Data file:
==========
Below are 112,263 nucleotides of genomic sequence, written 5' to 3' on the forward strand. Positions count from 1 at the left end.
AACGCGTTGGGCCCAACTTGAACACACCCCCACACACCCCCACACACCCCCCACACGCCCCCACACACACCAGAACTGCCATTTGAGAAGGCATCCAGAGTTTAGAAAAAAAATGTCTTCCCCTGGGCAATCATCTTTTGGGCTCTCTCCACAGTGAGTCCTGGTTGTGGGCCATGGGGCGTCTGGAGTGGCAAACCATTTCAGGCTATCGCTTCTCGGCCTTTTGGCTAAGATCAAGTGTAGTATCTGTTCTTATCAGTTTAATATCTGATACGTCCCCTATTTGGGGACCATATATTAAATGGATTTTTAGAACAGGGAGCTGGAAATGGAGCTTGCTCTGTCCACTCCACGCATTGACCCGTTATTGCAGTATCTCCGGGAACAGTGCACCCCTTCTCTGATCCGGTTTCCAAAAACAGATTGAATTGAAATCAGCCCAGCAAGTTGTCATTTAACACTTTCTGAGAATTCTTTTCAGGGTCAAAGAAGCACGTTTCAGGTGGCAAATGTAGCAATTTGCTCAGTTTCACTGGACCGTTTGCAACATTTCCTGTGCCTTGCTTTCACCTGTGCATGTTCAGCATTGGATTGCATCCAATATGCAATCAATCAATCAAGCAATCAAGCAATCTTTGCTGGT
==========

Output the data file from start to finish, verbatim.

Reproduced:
Below are 112,263 nucleotides of genomic sequence, written 5' to 3' on the forward strand. Positions count from 1 at the left end.
AACGCGTTGGGCCCAACTTGAACACACCCCCACACACCCCCACACACCCCCCACACGCCCCCACACACACCAGAACTGCCATTTGAGAAGGCATCCAGAGTTTAGAAAAAAAATGTCTTCCCCTGGGCAATCATCTTTTGGGCTCTCTCCACAGTGAGTCCTGGTTGTGGGCCATGGGGCGTCTGGAGTGGCAAACCATTTCAGGCTATCGCTTCTCGGCCTTTTGGCTAAGATCAAGTGTAGTATCTGTTCTTATCAGTTTAATATCTGATACGTCCCCTATTTGGGGACCATATATTAAATGGATTTTTAGAACAGGGAGCTGGAAATGGAGCTTGCTCTGTCCACTCCACGCATTGACCCGTTATTGCAGTATCTCCGGGAACAGTGCACCCCTTCTCTGATCCGGTTTCCAAAAACAGATTGAATTGAAATCAGCCCAGCAAGTTGTCATTTAACACTTTCTGAGAATTCTTTTCAGGGTCAAAGAAGCACGTTTCAGGTGGCAAATGTAGCAATTTGCTCAGTTTCACTGGACCGTTTGCAACATTTCCTGTGCCTTGCTTTCACCTGTGCATGTTCAGCATTGGATTGCATCCAATATGCAATCAATCAATCAAGCAATCAAGCAATCTTTGCTGGT